In contrast, Judge Robert Lasnick in Washington State has asserted control over the indigent defense function because of the local failure to assure that defendants receive competent counsel.

Judge Lasnik, of the Federal District Court in Seattle, found that the cities of Mount Vernon and Burlington had effectively instituted a “meet and plead” system in which lawyers handling 500 cases at a time would “often meet their clients for the first time in the courtroom, sometimes with a plea offer already in hand.”

“The system is broken to such an extent,” he wrote, “that confidential attorney-client communications are rare, the individual defendant is not represented in any meaningful way, and actual innocence could conceivably go unnoticed and unchampioned.”

The oversight of Judge Lasnick’s top-down approach, not trusting the market, the lawyers or the local jurisdiction, to provide effective representation, has its virtues as well. It can assure that lawyers aren’t taking on more cases than they can competently handle, and can oversee their performance to assure that defendants receive more than a quick hustle into a plea.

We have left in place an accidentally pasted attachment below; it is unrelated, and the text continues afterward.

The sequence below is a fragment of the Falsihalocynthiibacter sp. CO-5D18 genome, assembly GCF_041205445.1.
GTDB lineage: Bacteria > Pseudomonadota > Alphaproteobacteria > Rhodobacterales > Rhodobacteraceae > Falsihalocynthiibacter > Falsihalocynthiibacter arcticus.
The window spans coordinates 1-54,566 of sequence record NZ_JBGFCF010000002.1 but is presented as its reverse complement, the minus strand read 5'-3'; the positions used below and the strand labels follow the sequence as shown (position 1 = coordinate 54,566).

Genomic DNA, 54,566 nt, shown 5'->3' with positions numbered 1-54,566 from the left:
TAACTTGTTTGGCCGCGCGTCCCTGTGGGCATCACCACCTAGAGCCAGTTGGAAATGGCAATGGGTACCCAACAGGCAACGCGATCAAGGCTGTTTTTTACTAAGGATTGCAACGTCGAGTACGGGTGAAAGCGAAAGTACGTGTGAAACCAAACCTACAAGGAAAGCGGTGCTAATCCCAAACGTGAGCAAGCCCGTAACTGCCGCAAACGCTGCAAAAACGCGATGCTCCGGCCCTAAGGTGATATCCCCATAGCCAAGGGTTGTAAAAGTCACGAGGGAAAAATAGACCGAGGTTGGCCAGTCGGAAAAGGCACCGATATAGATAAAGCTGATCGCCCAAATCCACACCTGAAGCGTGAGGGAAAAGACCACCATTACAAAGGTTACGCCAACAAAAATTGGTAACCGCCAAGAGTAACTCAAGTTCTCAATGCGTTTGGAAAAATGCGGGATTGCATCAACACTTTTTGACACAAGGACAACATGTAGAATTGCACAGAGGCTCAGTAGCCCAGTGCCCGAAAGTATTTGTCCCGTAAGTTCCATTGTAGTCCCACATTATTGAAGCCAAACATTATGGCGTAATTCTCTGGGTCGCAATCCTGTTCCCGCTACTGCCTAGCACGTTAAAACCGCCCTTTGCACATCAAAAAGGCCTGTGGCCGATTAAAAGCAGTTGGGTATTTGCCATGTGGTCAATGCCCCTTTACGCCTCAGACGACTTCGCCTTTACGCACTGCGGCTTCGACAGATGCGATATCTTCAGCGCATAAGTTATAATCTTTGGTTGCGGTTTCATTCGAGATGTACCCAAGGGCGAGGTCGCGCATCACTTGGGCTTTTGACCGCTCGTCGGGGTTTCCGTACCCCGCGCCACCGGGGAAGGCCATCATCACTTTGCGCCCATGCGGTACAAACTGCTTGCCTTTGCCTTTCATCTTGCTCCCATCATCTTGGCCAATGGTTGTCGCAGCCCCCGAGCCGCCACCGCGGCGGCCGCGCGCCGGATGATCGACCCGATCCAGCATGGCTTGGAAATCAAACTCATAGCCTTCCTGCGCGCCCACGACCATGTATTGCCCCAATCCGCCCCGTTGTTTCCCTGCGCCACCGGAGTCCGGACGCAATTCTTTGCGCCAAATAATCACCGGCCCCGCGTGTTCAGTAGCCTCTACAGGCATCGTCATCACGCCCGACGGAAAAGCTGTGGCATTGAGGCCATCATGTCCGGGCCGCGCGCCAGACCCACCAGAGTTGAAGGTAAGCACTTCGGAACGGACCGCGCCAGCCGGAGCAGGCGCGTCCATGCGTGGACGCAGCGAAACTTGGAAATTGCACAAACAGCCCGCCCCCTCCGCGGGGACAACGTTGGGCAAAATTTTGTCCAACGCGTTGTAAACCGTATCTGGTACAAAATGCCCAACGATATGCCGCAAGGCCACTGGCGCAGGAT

The Texas Tornado, Mark Bennett, sees the top-down approach, while well-intended, as doomed to fail.

For every­thing Judge Las­nik can dream up to force criminal-defense lawyers to do for their indi­gent clients, there are a hun­dred other ways the lawyers can do poor jobs. It’s criminal-defense pol­icy Whac-A-Mole.

On the flip-side, he sees the Comal County experiment as having potential.

If indi­gent defend­ers’ income, like “free-world lawyers’” income, depends on clients’ choos­ing them, some lawyers will excel and oth­ers will fol­low suit or fail.

There is no shortage of reasonable arguments to be made either way, but the answer points less toward the mechanics of indigent defense distribution than toward the nature of lawyers and the law more generally. That lawyers will forsake their duties to their clients for a quick buck speaks for itself. That they will find new ways to deceive, even with a federal judge overseeing their moves, is undoubtedly true.  That desperation breeds contempt for the law and their clients can’t be doubted.